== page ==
Don’t worry. “Gainz” in the weight-lifting community is a good thing. It’s synonymous with progress and can refer to more than just muscle size. Gains can be in strength, power, speed, whatever. As a newbie, so long as you’re working out properly, gains come rapidly. You’ll be able to improve your performance at a rate enviable by seasoned lifters. Just make sure you’re executing your movements with proper form, so you don’t ingrain improper habits and use the power of newbie gains for evil.
Another advantage here is that you’ll be able to see improvements across the board. Newbies can realistically expect to be able to get stronger, faster, grow muscles, and lose fat (with proper nutrition) all at the same time. Later in the game, you typically have to focus your training on one thing at a time if you’re looking to make improvements in any of those key areas.
It is note-worthy that you can experience newbie gains later on in your long-term training relationship. They happen to a lesser degree when you switch up programming.
Read: If you’re inclined to get down on yourself for feeling “weak” in the beginning, don’t. You’ll quickly improve.
Trust me when I say don’t focus on the scale. You can certainly have fat loss goals, and they’re easier to meet when you strength train. That said, the benefits below are what will keep you motivated long-term. Fortunately, you’ll also notice them earlier in the game.
Your body will adapt to regular exercise by increasing the concentration of mitochondria in your cells. If you don’t remember from biology class, mitochondria are the powerhouses of your cells, thus your entire freaking body. That’s where all your energy comes from. More mitochondria = more energy.
Just two days into your program, you’ll probably be checking yourself out in the mirror feeling pretty darn proud of yourself. Your confidence will ebb and flow, but trust me, it’ll trend upwards into a positive direction and for good reason: you’re freaking amazing and are a beautiful person. Congrats on realizing this 😉
You’ll be able to show up to take more names and kick more butts in any of your cardio classes, burning more cals in less time. And in the scorching Phoenix summer, it feels pretty handy being able to take all the groceries from the trunk of the car up two flights of stairs all in one go.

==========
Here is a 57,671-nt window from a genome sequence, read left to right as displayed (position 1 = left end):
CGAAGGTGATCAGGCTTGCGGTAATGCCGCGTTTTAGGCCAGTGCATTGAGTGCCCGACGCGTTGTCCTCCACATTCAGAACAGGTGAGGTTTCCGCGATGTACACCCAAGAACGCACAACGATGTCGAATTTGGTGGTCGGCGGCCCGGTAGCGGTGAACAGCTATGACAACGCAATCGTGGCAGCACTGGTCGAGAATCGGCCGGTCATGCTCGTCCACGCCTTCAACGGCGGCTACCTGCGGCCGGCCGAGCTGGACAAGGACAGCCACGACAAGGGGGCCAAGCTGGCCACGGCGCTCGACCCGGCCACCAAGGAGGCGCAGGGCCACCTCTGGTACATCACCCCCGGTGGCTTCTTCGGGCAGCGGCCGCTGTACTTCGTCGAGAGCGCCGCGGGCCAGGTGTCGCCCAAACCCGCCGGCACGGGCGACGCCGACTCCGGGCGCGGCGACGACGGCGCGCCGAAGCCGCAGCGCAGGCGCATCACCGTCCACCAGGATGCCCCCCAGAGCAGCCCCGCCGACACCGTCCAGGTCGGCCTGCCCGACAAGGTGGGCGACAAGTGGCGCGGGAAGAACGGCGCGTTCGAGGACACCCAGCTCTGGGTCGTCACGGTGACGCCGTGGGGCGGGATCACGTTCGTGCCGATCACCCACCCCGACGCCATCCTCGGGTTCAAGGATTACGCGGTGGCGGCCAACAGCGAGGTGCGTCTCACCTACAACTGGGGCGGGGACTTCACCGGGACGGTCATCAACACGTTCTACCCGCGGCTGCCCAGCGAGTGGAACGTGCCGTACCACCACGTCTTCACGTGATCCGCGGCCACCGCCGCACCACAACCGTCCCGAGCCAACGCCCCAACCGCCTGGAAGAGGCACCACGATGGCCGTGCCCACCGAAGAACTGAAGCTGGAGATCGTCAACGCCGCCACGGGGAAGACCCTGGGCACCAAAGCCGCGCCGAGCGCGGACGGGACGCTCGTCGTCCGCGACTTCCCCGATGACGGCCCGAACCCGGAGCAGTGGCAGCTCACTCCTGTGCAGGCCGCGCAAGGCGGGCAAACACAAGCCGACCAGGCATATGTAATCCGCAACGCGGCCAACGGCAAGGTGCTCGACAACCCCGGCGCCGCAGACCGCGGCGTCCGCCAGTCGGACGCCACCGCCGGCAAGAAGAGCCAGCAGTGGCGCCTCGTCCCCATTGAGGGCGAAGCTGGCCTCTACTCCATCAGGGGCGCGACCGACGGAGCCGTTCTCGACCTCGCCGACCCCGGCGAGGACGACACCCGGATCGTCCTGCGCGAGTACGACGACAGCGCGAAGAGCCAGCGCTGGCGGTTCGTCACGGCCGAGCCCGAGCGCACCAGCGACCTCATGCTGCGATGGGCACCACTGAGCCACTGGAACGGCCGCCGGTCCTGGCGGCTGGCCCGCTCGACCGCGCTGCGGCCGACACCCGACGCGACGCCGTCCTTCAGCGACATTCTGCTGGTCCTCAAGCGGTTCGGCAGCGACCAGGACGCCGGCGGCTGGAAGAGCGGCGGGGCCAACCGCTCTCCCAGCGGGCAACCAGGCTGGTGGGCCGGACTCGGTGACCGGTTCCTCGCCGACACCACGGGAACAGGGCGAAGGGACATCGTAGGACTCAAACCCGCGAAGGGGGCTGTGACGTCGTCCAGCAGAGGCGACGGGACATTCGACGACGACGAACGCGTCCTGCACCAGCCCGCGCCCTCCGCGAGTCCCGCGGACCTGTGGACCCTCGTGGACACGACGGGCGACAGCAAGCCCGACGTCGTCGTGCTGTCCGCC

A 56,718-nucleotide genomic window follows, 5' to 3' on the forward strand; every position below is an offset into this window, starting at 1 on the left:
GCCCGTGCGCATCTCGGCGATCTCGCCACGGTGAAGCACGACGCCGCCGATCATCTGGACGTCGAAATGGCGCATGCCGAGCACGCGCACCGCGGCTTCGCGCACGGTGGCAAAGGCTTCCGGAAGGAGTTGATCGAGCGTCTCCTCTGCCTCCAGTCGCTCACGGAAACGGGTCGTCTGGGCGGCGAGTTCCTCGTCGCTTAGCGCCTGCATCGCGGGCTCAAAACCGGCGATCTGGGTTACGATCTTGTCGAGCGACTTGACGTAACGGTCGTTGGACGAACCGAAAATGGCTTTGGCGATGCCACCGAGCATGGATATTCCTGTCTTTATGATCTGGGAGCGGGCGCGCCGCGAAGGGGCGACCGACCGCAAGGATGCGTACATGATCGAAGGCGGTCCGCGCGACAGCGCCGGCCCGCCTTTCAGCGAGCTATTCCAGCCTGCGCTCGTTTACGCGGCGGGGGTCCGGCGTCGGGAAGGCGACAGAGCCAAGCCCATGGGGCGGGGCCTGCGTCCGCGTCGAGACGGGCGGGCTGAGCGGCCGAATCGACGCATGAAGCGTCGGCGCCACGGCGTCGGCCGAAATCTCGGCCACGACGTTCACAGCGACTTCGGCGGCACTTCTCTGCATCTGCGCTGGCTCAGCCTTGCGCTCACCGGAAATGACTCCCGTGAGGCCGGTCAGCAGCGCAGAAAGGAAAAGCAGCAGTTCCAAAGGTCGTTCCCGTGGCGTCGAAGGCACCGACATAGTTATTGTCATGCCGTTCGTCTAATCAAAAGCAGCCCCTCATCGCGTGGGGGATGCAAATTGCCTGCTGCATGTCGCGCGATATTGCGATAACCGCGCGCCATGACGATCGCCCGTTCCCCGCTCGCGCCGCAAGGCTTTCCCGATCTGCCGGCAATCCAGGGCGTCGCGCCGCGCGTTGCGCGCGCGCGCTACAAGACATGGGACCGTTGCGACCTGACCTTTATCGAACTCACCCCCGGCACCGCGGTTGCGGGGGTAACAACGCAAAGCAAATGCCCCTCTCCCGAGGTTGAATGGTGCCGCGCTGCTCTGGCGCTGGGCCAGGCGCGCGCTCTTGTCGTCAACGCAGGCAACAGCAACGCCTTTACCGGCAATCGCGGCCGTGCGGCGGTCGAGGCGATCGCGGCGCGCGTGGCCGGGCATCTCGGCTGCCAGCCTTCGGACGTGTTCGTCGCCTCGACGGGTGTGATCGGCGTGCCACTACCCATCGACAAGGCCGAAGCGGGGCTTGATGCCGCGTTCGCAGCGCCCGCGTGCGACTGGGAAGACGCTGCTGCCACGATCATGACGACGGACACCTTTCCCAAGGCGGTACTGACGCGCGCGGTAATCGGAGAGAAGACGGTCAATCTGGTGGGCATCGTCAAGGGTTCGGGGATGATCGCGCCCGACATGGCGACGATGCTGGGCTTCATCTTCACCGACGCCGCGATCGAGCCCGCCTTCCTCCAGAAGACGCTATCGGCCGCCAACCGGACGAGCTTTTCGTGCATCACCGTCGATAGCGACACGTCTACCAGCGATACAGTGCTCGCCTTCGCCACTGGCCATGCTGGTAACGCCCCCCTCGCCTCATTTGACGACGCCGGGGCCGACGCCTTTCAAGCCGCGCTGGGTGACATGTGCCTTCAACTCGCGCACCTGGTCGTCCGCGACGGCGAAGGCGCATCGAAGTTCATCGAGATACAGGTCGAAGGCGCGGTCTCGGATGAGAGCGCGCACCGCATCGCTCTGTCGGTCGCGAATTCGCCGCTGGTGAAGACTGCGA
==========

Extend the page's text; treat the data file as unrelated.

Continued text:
Your workout is the architect and sleep is the builder. Be prepared to fall asleep faster and sleep more soundly.
Exercise is a form of self-care and is more powerful than medication in treating depression and anxiety. With the cumulative effects of the benefits above, more endorphins, and improved hormone function throughout the body it’s not hard to see why.
This is going to be a tough transition, but you’re tough enough to get through it. The reptilian part of your brain wants you to maintain the status quo and will trick you into thinking a lot of nonsense aimed at getting you back to “normal.” Recalibrating your “normal” won’t feel great. You have two options: either push through or learn to embrace the weird feelings that come with getting out of your comfort zone. Some people get addicted to that feeling, I think. I don’t know this from experience. Take comfort in knowing that when you get over the learning curve, it’ll be a lot easier. Ditto for when you have a new “normal” calibration.
No matter how much intention-setting, affirmation-saying, and dream-boarding you do, you will 100% lack motivation at several points along the way. The thing you have to develop is discipline. You work out. Even when you don’t feel like it. Sometimes you’ll let this lack of motivation get the best of you, and you won’t follow through on your workout plan. Normal. Get over it.
When you’re lifting weights at the proper intensity, you’re going to create micro tears in your muscles. These tears = soreness. You might not feel the full effect for a couple of days after a workout, and soreness can sometimes last for days. Your body will adapt to exercise and stop getting as sore as you become more fit, becoming more efficient at recovery. Be sure to ease into a program slowly, fuel your body properly, and get adequate sleep to avoid debilitating soreness.
There you have it. If you’re a skimmer, let me tell you again in case you missed it: being able to anticipate the perks and challenges through the beginning of your workout journey will help you to stay motivated and on-track. As a coach I help my clients acknowledge the peaks and stay the course through the valleys, but I like to share my not-so-secret-sauce.
Thanks for reading!
P.S. If you’re feeling clueless about how to conduct yourself in the gym or feeling gymtimidation, check out the posts I linked to the words. Just trying to help you cut through the learning curve a bit!
P.P.S. Grab a cool freebie here!! I wrote a post about what “before” measurements you should track to stay motivated and created a little downloadable/printable tracker. It’s pretty cute, too 😉